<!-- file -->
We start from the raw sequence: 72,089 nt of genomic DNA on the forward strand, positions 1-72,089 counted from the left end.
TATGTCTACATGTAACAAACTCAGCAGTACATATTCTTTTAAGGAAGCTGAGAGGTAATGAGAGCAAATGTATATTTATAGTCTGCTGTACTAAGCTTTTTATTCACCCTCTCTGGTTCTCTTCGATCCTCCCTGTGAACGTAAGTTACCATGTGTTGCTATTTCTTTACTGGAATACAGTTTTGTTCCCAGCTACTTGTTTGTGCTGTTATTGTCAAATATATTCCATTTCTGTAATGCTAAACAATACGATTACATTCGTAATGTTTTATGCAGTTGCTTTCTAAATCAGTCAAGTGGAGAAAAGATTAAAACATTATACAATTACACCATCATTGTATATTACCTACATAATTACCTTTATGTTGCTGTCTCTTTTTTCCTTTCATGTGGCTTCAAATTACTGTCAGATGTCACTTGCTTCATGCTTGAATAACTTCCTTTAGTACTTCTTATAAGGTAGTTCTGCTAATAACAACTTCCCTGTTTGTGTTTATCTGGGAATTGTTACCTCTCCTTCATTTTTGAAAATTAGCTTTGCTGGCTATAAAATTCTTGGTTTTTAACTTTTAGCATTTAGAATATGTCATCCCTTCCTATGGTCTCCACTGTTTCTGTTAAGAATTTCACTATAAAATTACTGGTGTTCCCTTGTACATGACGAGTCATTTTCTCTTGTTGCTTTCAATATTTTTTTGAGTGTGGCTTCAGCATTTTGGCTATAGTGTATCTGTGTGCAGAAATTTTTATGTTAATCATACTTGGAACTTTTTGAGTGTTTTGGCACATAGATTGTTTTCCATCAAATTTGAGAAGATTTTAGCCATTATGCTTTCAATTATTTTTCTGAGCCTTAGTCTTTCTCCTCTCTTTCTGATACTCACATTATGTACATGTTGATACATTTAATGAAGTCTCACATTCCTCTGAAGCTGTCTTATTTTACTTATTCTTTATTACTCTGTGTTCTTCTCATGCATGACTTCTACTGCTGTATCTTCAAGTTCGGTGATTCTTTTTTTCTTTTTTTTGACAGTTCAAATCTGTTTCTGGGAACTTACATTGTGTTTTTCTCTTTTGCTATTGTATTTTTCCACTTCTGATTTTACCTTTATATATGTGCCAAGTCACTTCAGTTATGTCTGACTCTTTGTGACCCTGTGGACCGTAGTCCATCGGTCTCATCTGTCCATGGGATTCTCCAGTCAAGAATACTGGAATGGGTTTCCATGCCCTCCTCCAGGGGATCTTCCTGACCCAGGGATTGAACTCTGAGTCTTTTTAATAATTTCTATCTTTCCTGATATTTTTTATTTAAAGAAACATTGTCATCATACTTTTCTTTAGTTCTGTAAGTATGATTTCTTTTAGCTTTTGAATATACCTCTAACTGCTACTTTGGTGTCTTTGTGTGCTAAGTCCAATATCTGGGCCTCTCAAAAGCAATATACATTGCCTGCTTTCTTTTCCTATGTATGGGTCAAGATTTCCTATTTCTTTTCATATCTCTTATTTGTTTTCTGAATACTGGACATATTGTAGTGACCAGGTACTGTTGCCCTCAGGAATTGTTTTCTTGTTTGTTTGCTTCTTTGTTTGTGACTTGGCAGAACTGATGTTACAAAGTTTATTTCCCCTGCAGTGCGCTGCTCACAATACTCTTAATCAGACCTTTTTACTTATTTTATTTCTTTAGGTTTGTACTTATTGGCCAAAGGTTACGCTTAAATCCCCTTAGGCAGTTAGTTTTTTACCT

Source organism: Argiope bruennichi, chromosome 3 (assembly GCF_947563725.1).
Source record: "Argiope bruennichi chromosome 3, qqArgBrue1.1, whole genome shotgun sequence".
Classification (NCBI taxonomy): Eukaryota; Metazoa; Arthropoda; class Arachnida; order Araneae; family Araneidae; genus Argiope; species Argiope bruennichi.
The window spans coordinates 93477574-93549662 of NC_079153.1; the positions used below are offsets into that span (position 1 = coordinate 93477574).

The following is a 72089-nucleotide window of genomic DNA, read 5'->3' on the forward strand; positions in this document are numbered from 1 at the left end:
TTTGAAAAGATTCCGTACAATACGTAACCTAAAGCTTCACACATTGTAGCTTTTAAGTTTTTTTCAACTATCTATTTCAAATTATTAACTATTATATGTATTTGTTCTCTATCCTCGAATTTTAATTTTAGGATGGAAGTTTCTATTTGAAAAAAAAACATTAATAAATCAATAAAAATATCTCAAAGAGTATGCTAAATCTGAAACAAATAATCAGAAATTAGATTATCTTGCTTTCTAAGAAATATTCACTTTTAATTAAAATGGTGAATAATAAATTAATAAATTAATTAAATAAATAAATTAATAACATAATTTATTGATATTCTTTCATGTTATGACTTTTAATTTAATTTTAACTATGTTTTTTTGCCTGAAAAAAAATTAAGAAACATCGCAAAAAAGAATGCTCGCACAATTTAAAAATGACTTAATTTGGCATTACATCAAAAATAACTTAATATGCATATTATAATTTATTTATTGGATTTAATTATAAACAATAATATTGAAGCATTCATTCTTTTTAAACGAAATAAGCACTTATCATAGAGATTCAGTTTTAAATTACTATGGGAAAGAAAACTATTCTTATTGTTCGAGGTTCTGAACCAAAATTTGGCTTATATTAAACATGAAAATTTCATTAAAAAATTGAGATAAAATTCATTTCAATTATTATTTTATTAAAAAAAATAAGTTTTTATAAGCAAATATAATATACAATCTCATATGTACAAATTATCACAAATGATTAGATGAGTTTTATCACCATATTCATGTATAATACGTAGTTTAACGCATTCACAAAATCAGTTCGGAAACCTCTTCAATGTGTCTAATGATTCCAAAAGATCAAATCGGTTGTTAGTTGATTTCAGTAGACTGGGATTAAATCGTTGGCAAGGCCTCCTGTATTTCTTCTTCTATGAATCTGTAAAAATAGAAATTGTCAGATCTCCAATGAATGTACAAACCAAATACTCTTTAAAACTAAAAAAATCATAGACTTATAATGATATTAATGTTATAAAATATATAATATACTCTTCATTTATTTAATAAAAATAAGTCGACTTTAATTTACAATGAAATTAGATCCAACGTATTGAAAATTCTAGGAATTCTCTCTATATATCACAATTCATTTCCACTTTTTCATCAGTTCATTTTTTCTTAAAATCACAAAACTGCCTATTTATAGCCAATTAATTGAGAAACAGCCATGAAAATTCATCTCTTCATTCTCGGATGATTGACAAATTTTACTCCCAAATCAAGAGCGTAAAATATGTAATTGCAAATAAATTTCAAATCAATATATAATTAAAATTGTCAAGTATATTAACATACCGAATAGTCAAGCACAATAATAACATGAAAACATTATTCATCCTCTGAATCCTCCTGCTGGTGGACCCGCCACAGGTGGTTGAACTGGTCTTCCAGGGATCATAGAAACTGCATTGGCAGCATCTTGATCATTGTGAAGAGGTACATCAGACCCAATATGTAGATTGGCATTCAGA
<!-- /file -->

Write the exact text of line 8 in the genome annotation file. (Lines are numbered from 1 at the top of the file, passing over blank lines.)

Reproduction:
TTTGAAAAGATTCCGTACAATACGTAACCTAAAGCTTCACACATTGTAGCTTTTAAGTTTTTTTCAACTATCTATTTCAAATTATTAACTATTATATGTATTTGTTCTCTATCCTCGAATTTTAATTTTAGGATGGAAGTTTCTATTTGAAAAAAAAACATTAATAAATCAATAAAAATATCTCAAAGAGTATGCTAAATCTGAAACAAATAATCAGAAATTAGATTATCTTGCTTTCTAAGAAATATTCACTTTTAATTAAAATGGTGAATAATAAATTAATAAATTAATTAAATAAATAAATTAATAACATAATTTATTGATATTCTTTCATGTTATGACTTTTAATTTAATTTTAACTATGTTTTTTTGCCTGAAAAAAAATTAAGAAACATCGCAAAAAAGAATGCTCGCACAATTTAAAAATGACTTAATTTGGCATTACATCAAAAATAACTTAATATGCATATTATAATTTATTTATTGGATTTAATTATAAACAATAATATTGAAGCATTCATTCTTTTTAAACGAAATAAGCACTTATCATAGAGATTCAGTTTTAAATTACTATGGGAAAGAAAACTATTCTTATTGTTCGAGGTTCTGAACCAAAATTTGGCTTATATTAAACATGAAAATTTCATTAAAAAATTGAGATAAAATTCATTTCAATTATTATTTTATTAAAAAAAATAAGTTTTTATAAGCAAATATAATATACAATCTCATATGTACAAATTATCACAAATGATTAGATGAGTTTTATCACCATATTCATGTATAATACGTAGTTTAACGCATTCACAAAATCAGTTCGGAAACCTCTTCAATGTGTCTAATGATTCCAAAAGATCAAATCGGTTGTTAGTTGATTTCAGTAGACTGGGATTAAATCGTTGGCAAGGCCTCCTGTATTTCTTCTTCTATGAATCTGTAAAAATAGAAATTGTCAGATCTCCAATGAATGTACAAACCAAATACTCTTTAAAACTAAAAAAATCATAGACTTATAATGATATTAATGTTATAAAATATATAATATACTCTTCATTTATTTAATAAAAATAAGTCGACTTTAATTTACAATGAAATTAGATCCAACGTATTGAAAATTCTAGGAATTCTCTCTATATATCACAATTCATTTCCACTTTTTCATCAGTTCATTTTTTCTTAAAATCACAAAACTGCCTATTTATAGCCAATTAATTGAGAAACAGCCATGAAAATTCATCTCTTCATTCTCGGATGATTGACAAATTTTACTCCCAAATCAAGAGCGTAAAATATGTAATTGCAAATAAATTTCAAATCAATATATAATTAAAATTGTCAAGTATATTAACATACCGAATAGTCAAGCACAATAATAACATGAAAACATTATTCATCCTCTGAATCCTCCTGCTGGTGGACCCGCCACAGGTGGTTGAACTGGTCTTCCAGGGATCATAGAAACTGCATTGGCAGCATCTTGATCATTGTGAAGAGGTACATCAGACCCAATATGTAGATTGGCATTCAGA